‘I’m For Russians. I Don’t Want Russians to Be Kicked Around,
I Don’t Want Russians to Die’
October 18, 2023
  • Oleg Kashin

    Journalist and writer, runs channels on YouTube and Telegram (here and here)

  • Xenia Loutchenko


In an interview, Oleg Kashin discusses what problems Russian "journalism in exile" is facing, how journalists who have left the country are also spreading propaganda and why he calls himself a Russian nationalist.
The original interview was published in Russian on Colta. A shortened version is republished here with their permission and Oleg Kashin’s authorization. Kashin is a regular contributor to Russia.Post (see here and here).

Oleg, let’s be honest: it was your idea that we talk.

Yes, it was mine. In your cycle, I think there is a very simplified picture of the current media community, and it is very complimentary to that part of it that is usually called anti-war, anti-Putin, including the émigré media.

For journalism, the main outcome of this year and a half of war has been that loyalty [to the Putin regime] was finally designated as evil. But from this it does not follow that people who oppose it are good. They themselves have gotten involved in other propaganda and also betrayed the profession of journalism in many respects.

The current situation is rather tragic: there is evil, but it is unclear who is on the side of good. Naturally, I also consider myself to be one of those people whom it is hard to nail down.

Do you see yourself as a journalist? Who is Kashin today?

Back in my best years, when I was writing for more or less respectable media, I regularly encountered the stereotype that there is real journalism, which boils down to working in the field, while everything else is second-rate. That includes writing columns, which I have consistently done for more than 10 years and continue to do, as the space for my work has narrowed to my platforms on social networks.

Besides columns, I have conversations. For example, I published an interview with Denis Kapustin, who became famous as the head of the Russian Volunteer Corps; his first interview was on my channel. Or recently I had a girl who left the Prigozhin holding and was ready to tell about what she did there. Sixty thousand subscribers have chosen me as their morning media. And my YouTube stream is the nightly news program for 40,000 people. This devaluation [of my work], however, is a little painful.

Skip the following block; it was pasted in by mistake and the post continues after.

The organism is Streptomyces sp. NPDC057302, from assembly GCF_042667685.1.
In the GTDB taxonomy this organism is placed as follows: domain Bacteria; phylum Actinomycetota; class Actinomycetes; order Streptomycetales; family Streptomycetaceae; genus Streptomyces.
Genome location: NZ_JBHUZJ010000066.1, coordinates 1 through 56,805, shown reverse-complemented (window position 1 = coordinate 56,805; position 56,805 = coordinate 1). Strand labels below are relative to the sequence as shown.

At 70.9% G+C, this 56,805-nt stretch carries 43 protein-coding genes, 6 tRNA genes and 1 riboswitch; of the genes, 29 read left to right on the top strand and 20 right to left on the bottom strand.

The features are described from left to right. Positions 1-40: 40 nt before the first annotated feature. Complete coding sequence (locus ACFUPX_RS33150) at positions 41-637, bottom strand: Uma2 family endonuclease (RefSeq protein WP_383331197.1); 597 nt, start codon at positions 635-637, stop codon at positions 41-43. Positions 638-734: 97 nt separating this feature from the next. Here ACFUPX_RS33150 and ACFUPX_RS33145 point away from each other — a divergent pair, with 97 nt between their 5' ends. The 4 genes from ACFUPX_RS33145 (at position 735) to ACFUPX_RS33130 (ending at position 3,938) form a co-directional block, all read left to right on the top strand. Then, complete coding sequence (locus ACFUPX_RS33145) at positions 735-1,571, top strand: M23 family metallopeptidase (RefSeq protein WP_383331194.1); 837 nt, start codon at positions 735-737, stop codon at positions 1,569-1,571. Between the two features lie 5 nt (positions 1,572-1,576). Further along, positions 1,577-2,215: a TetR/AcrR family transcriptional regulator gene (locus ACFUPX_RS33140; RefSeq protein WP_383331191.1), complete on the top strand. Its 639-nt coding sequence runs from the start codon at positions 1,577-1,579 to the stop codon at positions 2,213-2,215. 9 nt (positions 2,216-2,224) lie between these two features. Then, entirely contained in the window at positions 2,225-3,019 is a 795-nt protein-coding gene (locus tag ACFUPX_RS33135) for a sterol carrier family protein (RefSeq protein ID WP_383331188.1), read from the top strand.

I understand that in a healthy situation these issues would appear in larger media.
“But Russian censorship, combined with, let’s say it, emigrant doublethink, allows me to occupy a more or less unique niche that would not exist if everything was healthier.
When some people tell me “you are not a journalist,” I’m not sure that this is the authority that can judge that. This is also a reflection of one of the problems that seems important to me – the herd mentality (tusovochnost’) and dividing people into “friend/foe.”

So you think that you have become a “foe?” How do you explain that to yourself?

What you, new emigrants will have to experience I went through a little earlier. Geographical separation, with all its advantages – say, the ability not to look over your shoulder for Roskomnadzor – is the impossibility of maintaining real human contact with your environment. When you cannot explain yourself to a person over a mug of beer, any conflict situation results in a complete break. And when you are not only not keeping company with people, but not even seeing them, then naturally the question arises: were you even there to begin with?

It seems to me that the problem is that you deliberately created an image that confused everyone. You are a trickster, it is unclear what your views are, it is unclear what to expect from you. And it seems that no one except you could combine Sputnik i Pogrom with Republic and

Sure, what you are talking about is trickster-y. But I would presumptuously not consider it my main quality. At any rate, having views is a tricky concept in our situation. Putin himself is sometimes left, sometimes right, sometimes a communist, sometimes a nationalist. And since our system is Putin-centric, traditional party markers are hardly appropriate.

But if you are interested in my views, then it is obvious how I feel about state violence and Russian authoritarianism. About the current war I have no doubts. If you put me through a survey, I fit well into both the liberal and the nationalist boxes.